Despite impressive economic growth in the two decades prior to 2016, 56.6% of the population were still living below the international poverty line (USD 1.90 a day) in 2019[2]. The incidence of HIV and AIDS in the adult population (15-59 years) was at 13% in 2015.[3]

While overall poverty rates have reduced, the provinces of Inhambane and Niassa, where Ireland supports provincial development, both remain especially vulnerable. Niassa still has high levels of poverty and malnutrition while Inhambane is particularly vulnerable to climate change and drought.

Building on the work, achievements and lessons learned over the past 25 years in Mozambique, Ireland’s priority focus is to promote prosperity, reduce inequality, and enhance peace and security, with a particular emphasis on reaching those furthest behind first, especially youth and women. More specifically, Ireland aims to contribute to the following results by 2024:



[1] National Institute of Statistics

[2] Mozambique SDG Voluntary National Review report (2019)

[3] IMASIDA Survey (2015)

Our Work

Progress towards more peaceful, safe and prosperous societies, inclusive of all citizens.

Peace, security, and respect for human rights are prerequisites for achieving sustainable development. Conversely, inequality, extreme poverty and marginalisation can be contributing factors for conflict. In Mozambique, Ireland is investing directly in a range of peace building and peacekeeping measures, building an incentive for peacebuilding, and where appropriate, sharing Ireland’s experience and expertise in these areas. In addition, in Ireland’s support to development programmes, a conflict sensitive approach is  systematically applied, taking into account both the positive and negative impacts of interventions in terms of conflict and peace dynamics and in particular focussing on reducing inequality, addressing youth employment and women’s empowerment.

Mozambique health clinic in Niassa

Improved social services, including a stronger education system with increased girls’ participation, improved access to quality health services and working with partners to contribute towards a strengthened social protection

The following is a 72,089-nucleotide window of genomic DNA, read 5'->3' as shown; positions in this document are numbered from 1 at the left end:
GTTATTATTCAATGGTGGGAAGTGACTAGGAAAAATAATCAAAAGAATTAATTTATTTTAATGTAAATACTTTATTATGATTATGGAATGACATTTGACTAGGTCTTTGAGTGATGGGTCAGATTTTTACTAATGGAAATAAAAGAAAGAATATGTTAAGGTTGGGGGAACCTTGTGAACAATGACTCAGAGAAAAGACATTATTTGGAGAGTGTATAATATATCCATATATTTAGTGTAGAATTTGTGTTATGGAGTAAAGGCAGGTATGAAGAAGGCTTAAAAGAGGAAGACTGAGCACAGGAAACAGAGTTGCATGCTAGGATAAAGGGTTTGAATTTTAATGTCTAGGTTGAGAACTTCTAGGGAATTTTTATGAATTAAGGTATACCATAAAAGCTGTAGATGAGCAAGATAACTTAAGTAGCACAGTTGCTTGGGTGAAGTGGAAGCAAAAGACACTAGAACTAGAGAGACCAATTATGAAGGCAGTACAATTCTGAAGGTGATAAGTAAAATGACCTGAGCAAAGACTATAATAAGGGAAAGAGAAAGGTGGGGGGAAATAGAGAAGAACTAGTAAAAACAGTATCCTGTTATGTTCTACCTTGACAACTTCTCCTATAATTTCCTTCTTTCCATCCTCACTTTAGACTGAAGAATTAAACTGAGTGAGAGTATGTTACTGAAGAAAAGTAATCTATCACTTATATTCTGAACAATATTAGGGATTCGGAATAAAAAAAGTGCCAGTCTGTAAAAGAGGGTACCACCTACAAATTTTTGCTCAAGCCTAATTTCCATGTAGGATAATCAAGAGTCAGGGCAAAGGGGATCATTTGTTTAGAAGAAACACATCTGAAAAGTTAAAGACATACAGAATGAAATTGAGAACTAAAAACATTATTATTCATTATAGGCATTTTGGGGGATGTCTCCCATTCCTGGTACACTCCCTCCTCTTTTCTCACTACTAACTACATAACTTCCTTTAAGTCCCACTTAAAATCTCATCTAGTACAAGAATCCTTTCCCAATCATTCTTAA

Good health and quality education are the fundamental building blocks for inclusive and sustainable development. In addition, gender, geography and life-cycle-related disparities can lead to major differences in social outcomes. Our approach to supporting basic social services in Mozambique is driven by a multi-dimensional and multisector approach which advocates for the prioritisation of sustainable, effective, equitable and quality social services enabled by domestic resource mobilisation and decentralised structures.

Strengthened governance, institutions, state accountability and civil society participation in national development processes, which are responsive to citizens’ needs.

Effective, accountable and inclusive state and non-state institutions, based on the rule of law, are important conduits for sustainable development. In addition, civil society plays a vital role in building peaceful, inclusive and prosperous societies. Our approach is to support the strengthening of Government systems and structures for improved transparency, accountability and delivery. We also prioritise strengthening the capability of civil society organisations to support and demand improved governance from the state. Recognising that gender inequalities hold back development, as part of this approach

we promote positive and transformative social and political change for women and girls, and seek to address power inequities between genders.

Monitoring visit. Members of Govuro Home based care association, IA staff member, and Provincial Directorate of Health staff member. Members with a bicycle that was donated by Irish Aid. Govuro, Inhambane Province Nov 2015. Credit: Irish Aid

Improved business and fiscal environments with inclusive economic growth and job creation, with a strong focus on youth, women and adolescent girls.

Mozambique, Eswatini and Madagascar, as part of the Southern Africa Development Community (SADC), have huge potential for trade, business and investment. The region is endowed with extensive mineral resources, including the massive gas reserves in Mozambique. There are also significant opportunities for infrastructure development further development of the tourism industry given Mozambique’s spectacular natural beauty.

The European Union has an increasingly ambitious approach to partnership with SADC, recognising that the mutual prosperity and security of Europe and Africa are deeply intertwined. Ireland strongly supports the EU approach and is committed to supporting inclusive economic growth and boosting trade and investment between Ireland and Mozambique, Eswatini and Madagascar for mutual benefit.